February 02, 2011

Gallium Nitride boosted for high power electronics from 300 to 1,650 volts

High-power handling Gallium Nitride (GaN) devices will be useful for emerging applications ranging from smart-grid to electric cars.

By implanting a neutral species—argon—alongside its termination electrode (see figure) the electrical fields are spread out, thereby preventing premature breakdown,

"One of the major problems of high voltage power devices is pre-mature breakdown at its edges. Our work demonstrates a novel planar edge termination technique for GaN devices with which nearly ideal plane parallel breakdown voltages can be achieved by creating a thin amorphous layer at the edge of the device by using argon ion-implantation," said Ozbek. "The implantation creates a thin high resistivity region at the surface beyond the edges of the diode which promotes the spreading of the potential along the surface reducing the electric field."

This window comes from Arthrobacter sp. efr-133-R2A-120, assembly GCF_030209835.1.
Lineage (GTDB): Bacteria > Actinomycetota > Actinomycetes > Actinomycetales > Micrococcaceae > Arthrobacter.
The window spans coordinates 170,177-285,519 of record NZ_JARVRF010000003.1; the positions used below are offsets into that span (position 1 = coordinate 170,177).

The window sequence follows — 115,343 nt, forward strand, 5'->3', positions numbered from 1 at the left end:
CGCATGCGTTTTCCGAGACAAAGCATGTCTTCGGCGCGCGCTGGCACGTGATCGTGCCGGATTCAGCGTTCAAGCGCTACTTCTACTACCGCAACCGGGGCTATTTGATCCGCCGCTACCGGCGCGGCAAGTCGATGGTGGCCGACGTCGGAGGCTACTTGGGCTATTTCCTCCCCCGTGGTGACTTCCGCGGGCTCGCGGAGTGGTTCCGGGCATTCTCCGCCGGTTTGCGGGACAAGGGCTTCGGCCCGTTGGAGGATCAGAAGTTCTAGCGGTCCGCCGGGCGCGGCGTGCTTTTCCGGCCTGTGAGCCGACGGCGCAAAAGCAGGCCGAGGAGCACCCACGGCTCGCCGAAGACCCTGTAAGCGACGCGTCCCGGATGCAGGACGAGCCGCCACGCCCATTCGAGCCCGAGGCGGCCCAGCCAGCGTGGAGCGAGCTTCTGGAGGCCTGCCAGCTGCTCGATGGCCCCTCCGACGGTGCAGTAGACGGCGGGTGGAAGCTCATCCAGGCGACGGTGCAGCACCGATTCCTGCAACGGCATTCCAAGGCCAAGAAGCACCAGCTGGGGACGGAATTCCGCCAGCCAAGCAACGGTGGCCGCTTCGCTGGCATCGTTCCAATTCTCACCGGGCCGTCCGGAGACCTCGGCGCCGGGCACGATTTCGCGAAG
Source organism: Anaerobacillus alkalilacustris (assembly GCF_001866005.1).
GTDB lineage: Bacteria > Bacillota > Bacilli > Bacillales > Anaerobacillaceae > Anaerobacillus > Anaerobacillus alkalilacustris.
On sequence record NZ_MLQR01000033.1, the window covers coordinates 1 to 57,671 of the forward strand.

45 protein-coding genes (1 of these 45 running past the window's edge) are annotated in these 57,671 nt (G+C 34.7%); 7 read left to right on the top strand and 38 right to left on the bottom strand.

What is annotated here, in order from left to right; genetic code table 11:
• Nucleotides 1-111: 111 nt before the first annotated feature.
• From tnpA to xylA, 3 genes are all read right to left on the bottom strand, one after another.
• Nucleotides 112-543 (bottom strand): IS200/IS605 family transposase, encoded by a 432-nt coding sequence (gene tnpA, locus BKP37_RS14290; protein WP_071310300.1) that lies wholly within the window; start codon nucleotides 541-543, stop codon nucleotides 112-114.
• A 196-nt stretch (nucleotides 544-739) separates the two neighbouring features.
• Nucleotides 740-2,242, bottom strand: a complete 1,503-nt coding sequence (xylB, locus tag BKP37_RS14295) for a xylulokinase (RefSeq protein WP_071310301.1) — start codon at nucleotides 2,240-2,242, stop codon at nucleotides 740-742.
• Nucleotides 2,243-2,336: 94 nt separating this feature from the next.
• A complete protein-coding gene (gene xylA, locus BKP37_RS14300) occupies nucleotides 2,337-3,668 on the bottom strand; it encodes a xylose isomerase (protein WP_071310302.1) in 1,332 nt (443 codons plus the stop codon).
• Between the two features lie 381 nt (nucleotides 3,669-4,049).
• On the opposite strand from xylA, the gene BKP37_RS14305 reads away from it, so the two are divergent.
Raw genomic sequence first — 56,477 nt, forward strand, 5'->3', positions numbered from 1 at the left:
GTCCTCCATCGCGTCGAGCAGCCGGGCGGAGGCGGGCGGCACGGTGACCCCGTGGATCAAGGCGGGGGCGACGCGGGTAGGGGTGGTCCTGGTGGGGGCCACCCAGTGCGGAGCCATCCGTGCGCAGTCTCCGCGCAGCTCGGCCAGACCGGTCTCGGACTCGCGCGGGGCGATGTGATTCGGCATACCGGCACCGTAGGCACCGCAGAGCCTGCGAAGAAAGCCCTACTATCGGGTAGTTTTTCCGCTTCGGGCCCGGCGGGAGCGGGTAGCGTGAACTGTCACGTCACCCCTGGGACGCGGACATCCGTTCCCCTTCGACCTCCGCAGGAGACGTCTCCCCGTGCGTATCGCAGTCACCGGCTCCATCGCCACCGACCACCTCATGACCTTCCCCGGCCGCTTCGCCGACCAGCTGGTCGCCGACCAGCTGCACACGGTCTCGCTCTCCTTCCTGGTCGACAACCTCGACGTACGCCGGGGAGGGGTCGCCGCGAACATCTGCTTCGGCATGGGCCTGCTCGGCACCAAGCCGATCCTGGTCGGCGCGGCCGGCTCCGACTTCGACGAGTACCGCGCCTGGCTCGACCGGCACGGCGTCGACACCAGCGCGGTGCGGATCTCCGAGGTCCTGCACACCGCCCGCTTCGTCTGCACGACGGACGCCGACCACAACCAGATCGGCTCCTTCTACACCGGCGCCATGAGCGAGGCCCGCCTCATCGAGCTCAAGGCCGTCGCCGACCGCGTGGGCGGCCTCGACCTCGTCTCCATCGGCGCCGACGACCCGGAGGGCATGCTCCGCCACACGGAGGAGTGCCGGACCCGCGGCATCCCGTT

The researchers tested their technique by fabricating Schottky diodes, raising their breakdown voltage by almost seven times to 1,650 volts. As a result, the electrical resistance of the devices was reduced by 100-times, thereby allowing the 10-fold boost in power handling capabilities.

The paper, "Planar, Nearly Ideal Edge Termination Technique for GaN Devices," is forthcoming from IEEE's Electron Device Letters.

Abstract: In this paper, a simple edge termination is described which can be used to achieve nearly ideal parallel plane breakdown voltage for GaN devices. This technique involves implanting a neutral species on the edges of devices to form a high resistive amorphous layer. With this termination, formed by using argon implantation, the breakdown voltage of GaN Schottky barrier diodes were increased from 300V for unterminated diodes to 1650V after termination.

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